PETA member calls Maryland deer cull “cruel”

Deer through the brush
Photo Credits: Shutterstock

Even with bow season in full swing across Maryland (and many other states), Eilene Cohhn isn’t giving up hope that she can persuade a judge with the Court of Special Appeals that Montgomery County’s “Pilot Archery Managed Deer Hunting Program” violates the state’s cruelty code. Considering that Cohhn has already lost this case once, she seems determined to prove that culling excess deer through this carefully monitored program is inhumane – even if she’s the only one who believes that.

Last September, Cohhn sued the county in an effort to stop the county from using bowhunting to manage burgeoning deer herds. She lost and, in August, Circuit Court Judge Steven G. Salant issued a summary judgment against both Cohhn and the People for the Ethical Treatment of Animals (PETA), according to the Bethesda Beat.

As goHUNT previously reported, the program was established in 2015 to manage deer populations after an increase in deer-vehicle car crashes and an uptick in reported Lyme disease within Montgomery County. Participants can use either a bow or crossbow  to kill deer in the county’s parks – firearms are not permitted. Regardless, PETA believes that lethal methods of deer management do not work.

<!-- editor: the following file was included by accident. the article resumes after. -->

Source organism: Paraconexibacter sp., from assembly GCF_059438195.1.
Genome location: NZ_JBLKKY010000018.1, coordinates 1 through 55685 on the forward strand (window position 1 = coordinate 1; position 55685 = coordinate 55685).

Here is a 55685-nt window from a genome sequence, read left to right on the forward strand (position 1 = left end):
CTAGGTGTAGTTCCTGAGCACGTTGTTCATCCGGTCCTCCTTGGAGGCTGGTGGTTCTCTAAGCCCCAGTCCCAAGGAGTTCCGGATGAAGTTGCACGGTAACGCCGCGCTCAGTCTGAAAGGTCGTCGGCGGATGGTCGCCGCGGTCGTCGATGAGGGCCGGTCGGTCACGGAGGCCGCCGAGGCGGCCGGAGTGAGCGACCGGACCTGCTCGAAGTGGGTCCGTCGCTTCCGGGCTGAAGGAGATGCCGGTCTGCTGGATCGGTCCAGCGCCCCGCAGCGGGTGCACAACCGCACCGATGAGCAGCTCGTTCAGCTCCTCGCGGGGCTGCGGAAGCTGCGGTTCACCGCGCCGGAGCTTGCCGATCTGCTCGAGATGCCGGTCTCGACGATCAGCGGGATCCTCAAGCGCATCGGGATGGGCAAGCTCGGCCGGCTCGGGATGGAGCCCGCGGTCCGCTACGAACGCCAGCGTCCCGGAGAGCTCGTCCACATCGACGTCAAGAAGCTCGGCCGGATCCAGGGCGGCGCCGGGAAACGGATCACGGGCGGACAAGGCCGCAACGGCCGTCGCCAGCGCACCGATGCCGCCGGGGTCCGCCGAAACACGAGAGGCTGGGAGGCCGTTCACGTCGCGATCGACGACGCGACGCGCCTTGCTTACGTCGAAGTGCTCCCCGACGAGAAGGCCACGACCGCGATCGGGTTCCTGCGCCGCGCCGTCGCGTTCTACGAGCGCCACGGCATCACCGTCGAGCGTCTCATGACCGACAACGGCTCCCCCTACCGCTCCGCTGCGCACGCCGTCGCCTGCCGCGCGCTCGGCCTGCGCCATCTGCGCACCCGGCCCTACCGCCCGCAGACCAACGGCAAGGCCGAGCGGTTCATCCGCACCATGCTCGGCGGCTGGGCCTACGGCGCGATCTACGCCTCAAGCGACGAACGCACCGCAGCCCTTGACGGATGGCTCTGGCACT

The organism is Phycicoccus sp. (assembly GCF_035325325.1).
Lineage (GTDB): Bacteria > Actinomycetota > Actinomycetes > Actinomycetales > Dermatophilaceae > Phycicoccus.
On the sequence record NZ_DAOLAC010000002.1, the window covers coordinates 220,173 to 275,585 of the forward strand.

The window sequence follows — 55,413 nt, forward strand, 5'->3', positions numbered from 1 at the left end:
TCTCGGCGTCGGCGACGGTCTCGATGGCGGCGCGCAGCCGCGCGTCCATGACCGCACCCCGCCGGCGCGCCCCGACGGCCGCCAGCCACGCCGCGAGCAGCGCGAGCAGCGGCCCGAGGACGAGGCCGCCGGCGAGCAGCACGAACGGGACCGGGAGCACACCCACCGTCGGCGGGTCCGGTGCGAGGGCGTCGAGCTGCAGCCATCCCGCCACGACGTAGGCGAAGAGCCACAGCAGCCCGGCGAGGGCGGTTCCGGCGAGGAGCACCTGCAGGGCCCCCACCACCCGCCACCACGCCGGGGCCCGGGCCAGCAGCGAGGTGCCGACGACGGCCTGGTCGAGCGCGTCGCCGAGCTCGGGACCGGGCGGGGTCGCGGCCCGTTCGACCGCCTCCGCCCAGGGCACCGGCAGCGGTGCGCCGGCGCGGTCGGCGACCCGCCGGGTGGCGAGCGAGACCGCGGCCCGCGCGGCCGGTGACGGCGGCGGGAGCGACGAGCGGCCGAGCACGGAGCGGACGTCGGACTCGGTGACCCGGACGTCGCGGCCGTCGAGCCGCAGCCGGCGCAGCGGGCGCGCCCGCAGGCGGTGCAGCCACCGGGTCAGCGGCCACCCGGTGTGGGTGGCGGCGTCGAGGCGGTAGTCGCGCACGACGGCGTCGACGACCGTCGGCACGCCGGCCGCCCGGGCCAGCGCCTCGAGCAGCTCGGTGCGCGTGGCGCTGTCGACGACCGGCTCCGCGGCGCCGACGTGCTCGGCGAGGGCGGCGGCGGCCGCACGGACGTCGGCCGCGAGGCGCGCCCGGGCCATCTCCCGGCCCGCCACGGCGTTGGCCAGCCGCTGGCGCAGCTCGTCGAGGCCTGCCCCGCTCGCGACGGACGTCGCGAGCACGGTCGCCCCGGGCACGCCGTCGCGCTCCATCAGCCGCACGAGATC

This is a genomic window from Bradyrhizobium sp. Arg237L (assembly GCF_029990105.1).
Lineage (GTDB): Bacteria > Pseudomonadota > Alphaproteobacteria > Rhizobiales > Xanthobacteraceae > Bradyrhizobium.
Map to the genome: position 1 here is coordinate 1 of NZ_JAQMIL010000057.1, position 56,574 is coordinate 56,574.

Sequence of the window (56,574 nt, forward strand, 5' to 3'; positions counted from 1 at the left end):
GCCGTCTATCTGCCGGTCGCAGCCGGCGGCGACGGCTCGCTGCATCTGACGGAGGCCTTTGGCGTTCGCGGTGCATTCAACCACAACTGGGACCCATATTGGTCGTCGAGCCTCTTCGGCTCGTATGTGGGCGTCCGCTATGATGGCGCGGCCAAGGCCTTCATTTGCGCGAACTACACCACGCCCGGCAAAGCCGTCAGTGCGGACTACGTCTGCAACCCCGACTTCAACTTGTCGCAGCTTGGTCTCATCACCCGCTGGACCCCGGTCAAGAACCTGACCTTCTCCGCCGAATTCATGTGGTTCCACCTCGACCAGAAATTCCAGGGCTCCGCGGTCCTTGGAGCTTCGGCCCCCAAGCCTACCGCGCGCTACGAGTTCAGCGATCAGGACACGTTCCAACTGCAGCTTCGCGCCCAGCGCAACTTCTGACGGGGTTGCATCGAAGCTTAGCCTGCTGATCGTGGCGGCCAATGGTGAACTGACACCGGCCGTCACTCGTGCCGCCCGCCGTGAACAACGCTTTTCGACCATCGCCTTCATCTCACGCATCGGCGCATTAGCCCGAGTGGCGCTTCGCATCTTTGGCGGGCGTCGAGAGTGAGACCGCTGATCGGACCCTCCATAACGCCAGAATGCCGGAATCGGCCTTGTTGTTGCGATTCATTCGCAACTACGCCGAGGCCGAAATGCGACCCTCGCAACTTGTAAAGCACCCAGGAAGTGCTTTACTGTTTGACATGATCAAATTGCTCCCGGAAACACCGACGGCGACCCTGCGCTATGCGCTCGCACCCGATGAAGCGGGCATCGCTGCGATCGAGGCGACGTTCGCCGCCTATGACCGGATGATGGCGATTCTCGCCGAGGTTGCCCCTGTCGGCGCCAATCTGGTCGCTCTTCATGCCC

In a prepared statement, Jeff Kerr, PETA’s general counsel, notes that steel arrows equal “slow, agonizing deaths” for the animals and hunting in general “destroy[s] deer families,” but believes that starvation is a more humane way to treat the overpopulation problem.

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“The only way to curb the deer population,” says Kerr, “is by reducing the food available to them—not by cruelly killing them year after year. Ms. Cohhn will not stop fighting for deer, and PETA encourages Montgomery County residents who care about animals to ask their county council to bring an end to this waste of tax dollars.”

Yet the decision to move forward with the program only came after months of discussion and public comments were collected. While many agreed that something needed to be done, the decision to cull was met with emotion– and support.

Bill Hamilton, the principal natural resources specialist for Montgomery Parks, says, “We have determined archery managed hunts are a safe, lawful, and effective way to address these requests in areas where firearms would create a greater risk.”

Montgomery officials shouldn’t be too concerned with Cohhn’s legal action since their decision to continue with the deer management program is one based upon science and population data. The state’s bow season opened Sept. 9 and will run through Jan. 31, 2017.


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